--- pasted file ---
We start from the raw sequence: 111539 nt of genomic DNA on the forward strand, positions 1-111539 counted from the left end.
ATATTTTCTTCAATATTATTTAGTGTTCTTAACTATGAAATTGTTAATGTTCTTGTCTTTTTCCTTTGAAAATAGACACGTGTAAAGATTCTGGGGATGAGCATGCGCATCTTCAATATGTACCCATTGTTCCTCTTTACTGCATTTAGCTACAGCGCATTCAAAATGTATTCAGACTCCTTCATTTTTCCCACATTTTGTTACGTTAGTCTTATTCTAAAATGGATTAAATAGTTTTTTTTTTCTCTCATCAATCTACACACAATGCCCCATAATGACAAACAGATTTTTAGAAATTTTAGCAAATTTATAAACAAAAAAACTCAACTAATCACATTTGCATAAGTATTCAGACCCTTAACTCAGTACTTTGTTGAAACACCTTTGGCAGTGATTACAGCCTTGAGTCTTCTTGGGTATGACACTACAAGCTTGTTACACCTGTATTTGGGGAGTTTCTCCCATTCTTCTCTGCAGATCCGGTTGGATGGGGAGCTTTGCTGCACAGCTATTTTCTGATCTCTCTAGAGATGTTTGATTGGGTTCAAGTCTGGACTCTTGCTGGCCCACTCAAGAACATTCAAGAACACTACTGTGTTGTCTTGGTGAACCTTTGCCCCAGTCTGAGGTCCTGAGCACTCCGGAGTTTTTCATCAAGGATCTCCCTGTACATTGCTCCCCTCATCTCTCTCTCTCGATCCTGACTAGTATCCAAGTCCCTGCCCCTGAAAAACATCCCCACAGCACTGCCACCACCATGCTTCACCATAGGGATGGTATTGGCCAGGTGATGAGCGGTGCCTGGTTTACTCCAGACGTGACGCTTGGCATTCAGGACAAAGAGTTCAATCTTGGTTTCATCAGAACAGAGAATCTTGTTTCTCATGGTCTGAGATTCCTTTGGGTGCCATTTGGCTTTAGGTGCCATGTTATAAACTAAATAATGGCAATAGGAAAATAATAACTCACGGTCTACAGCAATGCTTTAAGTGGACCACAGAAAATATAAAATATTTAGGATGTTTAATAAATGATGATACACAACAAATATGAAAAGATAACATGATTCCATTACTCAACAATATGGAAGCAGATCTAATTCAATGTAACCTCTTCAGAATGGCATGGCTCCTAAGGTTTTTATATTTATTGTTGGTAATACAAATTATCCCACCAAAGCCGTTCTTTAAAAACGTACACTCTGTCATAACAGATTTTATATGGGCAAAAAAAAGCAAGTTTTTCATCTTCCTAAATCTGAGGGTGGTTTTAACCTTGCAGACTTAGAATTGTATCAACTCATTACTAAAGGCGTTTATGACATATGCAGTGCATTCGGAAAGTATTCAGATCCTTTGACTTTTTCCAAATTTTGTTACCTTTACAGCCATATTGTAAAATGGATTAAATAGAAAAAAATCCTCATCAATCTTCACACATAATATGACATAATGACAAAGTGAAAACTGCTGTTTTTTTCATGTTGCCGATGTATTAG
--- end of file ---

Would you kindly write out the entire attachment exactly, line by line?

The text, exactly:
We start from the raw sequence: 111539 nt of genomic DNA on the forward strand, positions 1-111539 counted from the left end.
ATATTTTCTTCAATATTATTTAGTGTTCTTAACTATGAAATTGTTAATGTTCTTGTCTTTTTCCTTTGAAAATAGACACGTGTAAAGATTCTGGGGATGAGCATGCGCATCTTCAATATGTACCCATTGTTCCTCTTTACTGCATTTAGCTACAGCGCATTCAAAATGTATTCAGACTCCTTCATTTTTCCCACATTTTGTTACGTTAGTCTTATTCTAAAATGGATTAAATAGTTTTTTTTTTCTCTCATCAATCTACACACAATGCCCCATAATGACAAACAGATTTTTAGAAATTTTAGCAAATTTATAAACAAAAAAACTCAACTAATCACATTTGCATAAGTATTCAGACCCTTAACTCAGTACTTTGTTGAAACACCTTTGGCAGTGATTACAGCCTTGAGTCTTCTTGGGTATGACACTACAAGCTTGTTACACCTGTATTTGGGGAGTTTCTCCCATTCTTCTCTGCAGATCCGGTTGGATGGGGAGCTTTGCTGCACAGCTATTTTCTGATCTCTCTAGAGATGTTTGATTGGGTTCAAGTCTGGACTCTTGCTGGCCCACTCAAGAACATTCAAGAACACTACTGTGTTGTCTTGGTGAACCTTTGCCCCAGTCTGAGGTCCTGAGCACTCCGGAGTTTTTCATCAAGGATCTCCCTGTACATTGCTCCCCTCATCTCTCTCTCTCGATCCTGACTAGTATCCAAGTCCCTGCCCCTGAAAAACATCCCCACAGCACTGCCACCACCATGCTTCACCATAGGGATGGTATTGGCCAGGTGATGAGCGGTGCCTGGTTTACTCCAGACGTGACGCTTGGCATTCAGGACAAAGAGTTCAATCTTGGTTTCATCAGAACAGAGAATCTTGTTTCTCATGGTCTGAGATTCCTTTGGGTGCCATTTGGCTTTAGGTGCCATGTTATAAACTAAATAATGGCAATAGGAAAATAATAACTCACGGTCTACAGCAATGCTTTAAGTGGACCACAGAAAATATAAAATATTTAGGATGTTTAATAAATGATGATACACAACAAATATGAAAAGATAACATGATTCCATTACTCAACAATATGGAAGCAGATCTAATTCAATGTAACCTCTTCAGAATGGCATGGCTCCTAAGGTTTTTATATTTATTGTTGGTAATACAAATTATCCCACCAAAGCCGTTCTTTAAAAACGTACACTCTGTCATAACAGATTTTATATGGGCAAAAAAAAGCAAGTTTTTCATCTTCCTAAATCTGAGGGTGGTTTTAACCTTGCAGACTTAGAATTGTATCAACTCATTACTAAAGGCGTTTATGACATATGCAGTGCATTCGGAAAGTATTCAGATCCTTTGACTTTTTCCAAATTTTGTTACCTTTACAGCCATATTGTAAAATGGATTAAATAGAAAAAAATCCTCATCAATCTTCACACATAATATGACATAATGACAAAGTGAAAACTGCTGTTTTTTTCATGTTGCCGATGTATTAG